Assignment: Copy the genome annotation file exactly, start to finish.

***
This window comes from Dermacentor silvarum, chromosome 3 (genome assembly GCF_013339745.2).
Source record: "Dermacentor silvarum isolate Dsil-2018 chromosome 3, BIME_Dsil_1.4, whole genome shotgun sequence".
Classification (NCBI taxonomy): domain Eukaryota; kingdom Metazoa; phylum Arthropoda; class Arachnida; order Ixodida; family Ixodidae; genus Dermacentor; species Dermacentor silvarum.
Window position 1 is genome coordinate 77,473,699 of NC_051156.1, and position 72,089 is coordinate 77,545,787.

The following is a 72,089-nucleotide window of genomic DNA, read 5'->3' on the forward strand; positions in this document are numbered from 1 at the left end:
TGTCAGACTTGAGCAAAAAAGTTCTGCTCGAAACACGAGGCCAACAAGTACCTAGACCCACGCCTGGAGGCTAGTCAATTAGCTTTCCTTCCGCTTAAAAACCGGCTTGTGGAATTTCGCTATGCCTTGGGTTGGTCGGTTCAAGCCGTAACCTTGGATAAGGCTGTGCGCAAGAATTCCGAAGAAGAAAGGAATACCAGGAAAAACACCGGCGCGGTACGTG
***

This window comes from Dermacentor silvarum, chromosome 3 (genome assembly GCF_013339745.2).
Source record: "Dermacentor silvarum isolate Dsil-2018 chromosome 3, BIME_Dsil_1.4, whole genome shotgun sequence".
Classification (NCBI taxonomy): domain Eukaryota; kingdom Metazoa; phylum Arthropoda; class Arachnida; order Ixodida; family Ixodidae; genus Dermacentor; species Dermacentor silvarum.
Window position 1 is genome coordinate 77,473,699 of NC_051156.1, and position 72,089 is coordinate 77,545,787.

The following is a 72,089-nucleotide window of genomic DNA, read 5'->3' on the forward strand; positions in this document are numbered from 1 at the left end:
TGTCAGACTTGAGCAAAAAAGTTCTGCTCGAAACACGAGGCCAACAAGTACCTAGACCCACGCCTGGAGGCTAGTCAATTAGCTTTCCTTCCGCTTAAAAACCGGCTTGTGGAATTTCGCTATGCCTTGGGTTGGTCGGTTCAAGCCGTAACCTTGGATAAGGCTGTGCGCAAGAATTCCGAAGAAGAAAGGAATACCAGGAAAAACACCGGCGCGGTACGTG